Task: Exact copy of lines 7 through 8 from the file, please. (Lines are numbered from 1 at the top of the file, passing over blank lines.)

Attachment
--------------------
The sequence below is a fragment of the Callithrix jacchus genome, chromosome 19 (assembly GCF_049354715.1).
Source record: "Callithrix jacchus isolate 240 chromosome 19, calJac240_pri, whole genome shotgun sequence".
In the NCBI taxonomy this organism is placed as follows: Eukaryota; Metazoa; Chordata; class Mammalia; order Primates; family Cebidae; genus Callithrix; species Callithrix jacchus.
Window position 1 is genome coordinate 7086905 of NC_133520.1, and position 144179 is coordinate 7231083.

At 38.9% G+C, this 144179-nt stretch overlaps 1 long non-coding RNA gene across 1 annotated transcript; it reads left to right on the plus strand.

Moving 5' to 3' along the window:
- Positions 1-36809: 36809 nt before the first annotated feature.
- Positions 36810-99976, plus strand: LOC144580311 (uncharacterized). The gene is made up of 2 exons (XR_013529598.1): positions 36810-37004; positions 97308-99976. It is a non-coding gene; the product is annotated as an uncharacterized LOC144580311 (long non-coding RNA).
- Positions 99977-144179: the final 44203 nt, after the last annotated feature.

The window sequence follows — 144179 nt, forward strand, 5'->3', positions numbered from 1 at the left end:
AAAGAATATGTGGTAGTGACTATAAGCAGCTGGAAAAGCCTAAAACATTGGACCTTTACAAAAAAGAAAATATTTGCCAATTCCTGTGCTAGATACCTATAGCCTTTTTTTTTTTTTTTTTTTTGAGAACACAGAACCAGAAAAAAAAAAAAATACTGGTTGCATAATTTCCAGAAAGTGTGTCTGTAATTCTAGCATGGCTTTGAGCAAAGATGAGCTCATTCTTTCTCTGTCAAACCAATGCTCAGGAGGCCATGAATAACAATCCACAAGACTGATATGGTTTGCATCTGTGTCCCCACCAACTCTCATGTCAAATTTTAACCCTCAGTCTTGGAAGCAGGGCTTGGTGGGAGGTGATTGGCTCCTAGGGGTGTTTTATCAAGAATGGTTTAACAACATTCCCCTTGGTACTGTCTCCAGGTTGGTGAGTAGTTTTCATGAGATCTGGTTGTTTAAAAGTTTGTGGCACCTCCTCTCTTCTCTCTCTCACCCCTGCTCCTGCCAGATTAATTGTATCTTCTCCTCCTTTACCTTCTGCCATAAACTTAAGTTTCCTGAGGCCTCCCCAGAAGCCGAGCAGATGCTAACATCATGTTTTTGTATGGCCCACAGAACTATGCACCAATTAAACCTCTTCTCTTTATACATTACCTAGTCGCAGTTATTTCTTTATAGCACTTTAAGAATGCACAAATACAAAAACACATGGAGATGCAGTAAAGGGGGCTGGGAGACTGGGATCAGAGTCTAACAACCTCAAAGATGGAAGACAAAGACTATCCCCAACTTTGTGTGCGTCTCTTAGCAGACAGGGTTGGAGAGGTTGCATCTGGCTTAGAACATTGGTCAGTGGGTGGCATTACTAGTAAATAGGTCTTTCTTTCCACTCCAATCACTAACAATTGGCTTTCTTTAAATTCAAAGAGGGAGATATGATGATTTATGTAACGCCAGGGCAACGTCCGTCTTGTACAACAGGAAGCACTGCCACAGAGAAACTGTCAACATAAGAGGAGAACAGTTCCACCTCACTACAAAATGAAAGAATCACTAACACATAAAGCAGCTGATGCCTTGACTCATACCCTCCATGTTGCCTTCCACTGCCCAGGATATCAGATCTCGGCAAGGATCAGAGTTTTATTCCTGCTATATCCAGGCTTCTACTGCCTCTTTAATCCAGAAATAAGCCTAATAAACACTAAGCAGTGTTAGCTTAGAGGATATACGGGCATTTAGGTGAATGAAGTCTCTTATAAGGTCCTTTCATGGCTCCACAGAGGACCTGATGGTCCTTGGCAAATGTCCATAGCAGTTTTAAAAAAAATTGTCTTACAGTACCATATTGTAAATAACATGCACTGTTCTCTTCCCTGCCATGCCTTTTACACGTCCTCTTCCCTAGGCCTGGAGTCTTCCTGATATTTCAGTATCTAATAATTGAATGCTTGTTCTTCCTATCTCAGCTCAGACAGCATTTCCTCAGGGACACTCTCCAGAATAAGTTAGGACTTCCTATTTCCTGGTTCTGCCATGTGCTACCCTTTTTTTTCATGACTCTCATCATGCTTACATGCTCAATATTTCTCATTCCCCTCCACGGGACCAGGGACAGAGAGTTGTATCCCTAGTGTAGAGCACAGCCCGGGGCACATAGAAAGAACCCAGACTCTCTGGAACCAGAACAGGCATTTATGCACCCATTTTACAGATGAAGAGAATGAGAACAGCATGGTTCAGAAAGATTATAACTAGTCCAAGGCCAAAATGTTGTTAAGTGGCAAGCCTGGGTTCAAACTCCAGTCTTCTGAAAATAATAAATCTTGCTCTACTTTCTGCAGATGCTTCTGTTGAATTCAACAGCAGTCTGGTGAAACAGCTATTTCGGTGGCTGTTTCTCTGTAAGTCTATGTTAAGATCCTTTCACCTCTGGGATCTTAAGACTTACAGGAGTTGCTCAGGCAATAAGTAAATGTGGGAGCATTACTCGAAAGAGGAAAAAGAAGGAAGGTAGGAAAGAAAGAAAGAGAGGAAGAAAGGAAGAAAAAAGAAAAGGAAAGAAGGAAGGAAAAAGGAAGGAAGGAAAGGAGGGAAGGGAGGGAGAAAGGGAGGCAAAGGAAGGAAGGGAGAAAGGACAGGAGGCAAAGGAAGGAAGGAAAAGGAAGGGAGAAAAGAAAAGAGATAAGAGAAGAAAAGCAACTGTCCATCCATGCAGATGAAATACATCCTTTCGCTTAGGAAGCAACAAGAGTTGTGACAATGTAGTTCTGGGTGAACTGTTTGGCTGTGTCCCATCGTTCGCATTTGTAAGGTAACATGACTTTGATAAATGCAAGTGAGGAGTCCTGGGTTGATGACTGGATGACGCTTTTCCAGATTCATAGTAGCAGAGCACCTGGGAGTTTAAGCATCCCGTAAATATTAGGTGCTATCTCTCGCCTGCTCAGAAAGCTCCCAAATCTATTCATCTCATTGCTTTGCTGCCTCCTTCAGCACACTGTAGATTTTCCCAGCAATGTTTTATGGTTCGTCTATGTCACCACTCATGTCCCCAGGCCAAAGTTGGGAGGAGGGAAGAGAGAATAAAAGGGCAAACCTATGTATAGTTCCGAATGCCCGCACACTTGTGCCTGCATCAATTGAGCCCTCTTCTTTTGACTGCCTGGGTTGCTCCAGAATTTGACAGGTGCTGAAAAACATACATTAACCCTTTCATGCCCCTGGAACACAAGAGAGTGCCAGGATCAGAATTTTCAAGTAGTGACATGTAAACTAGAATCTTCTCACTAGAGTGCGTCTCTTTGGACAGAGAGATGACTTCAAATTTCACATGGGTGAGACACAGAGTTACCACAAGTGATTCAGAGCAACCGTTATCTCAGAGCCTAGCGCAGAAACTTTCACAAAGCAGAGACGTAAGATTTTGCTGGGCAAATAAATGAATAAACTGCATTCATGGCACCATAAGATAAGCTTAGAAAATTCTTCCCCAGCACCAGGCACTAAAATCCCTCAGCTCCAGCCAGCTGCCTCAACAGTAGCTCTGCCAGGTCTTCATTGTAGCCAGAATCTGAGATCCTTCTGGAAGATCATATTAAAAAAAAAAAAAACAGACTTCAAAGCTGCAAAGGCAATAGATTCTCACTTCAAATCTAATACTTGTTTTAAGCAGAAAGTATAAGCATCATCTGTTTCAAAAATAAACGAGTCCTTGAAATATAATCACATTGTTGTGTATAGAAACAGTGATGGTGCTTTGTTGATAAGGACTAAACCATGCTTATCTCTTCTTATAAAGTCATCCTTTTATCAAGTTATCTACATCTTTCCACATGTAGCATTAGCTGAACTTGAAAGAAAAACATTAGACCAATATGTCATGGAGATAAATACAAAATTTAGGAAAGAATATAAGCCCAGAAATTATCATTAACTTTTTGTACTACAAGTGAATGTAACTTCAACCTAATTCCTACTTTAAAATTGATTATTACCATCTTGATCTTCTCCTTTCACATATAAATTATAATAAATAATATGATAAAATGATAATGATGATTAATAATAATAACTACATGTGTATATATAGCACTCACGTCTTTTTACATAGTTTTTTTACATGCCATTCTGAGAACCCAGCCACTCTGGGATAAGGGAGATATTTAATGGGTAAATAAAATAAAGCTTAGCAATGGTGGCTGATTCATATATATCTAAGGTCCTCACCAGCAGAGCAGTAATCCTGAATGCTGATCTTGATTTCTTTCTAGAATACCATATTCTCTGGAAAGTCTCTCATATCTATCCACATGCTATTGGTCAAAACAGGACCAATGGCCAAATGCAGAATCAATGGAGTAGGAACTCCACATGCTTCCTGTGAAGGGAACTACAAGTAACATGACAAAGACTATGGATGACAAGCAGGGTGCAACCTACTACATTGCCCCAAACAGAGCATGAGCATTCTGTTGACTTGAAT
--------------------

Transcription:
- Positions 1-36809: 36809 nt before the first annotated feature.
- Positions 36810-99976, plus strand: LOC144580311 (uncharacterized). The gene is made up of 2 exons (XR_013529598.1): positions 36810-37004; positions 97308-99976. It is a non-coding gene; the product is annotated as an uncharacterized LOC144580311 (long non-coding RNA).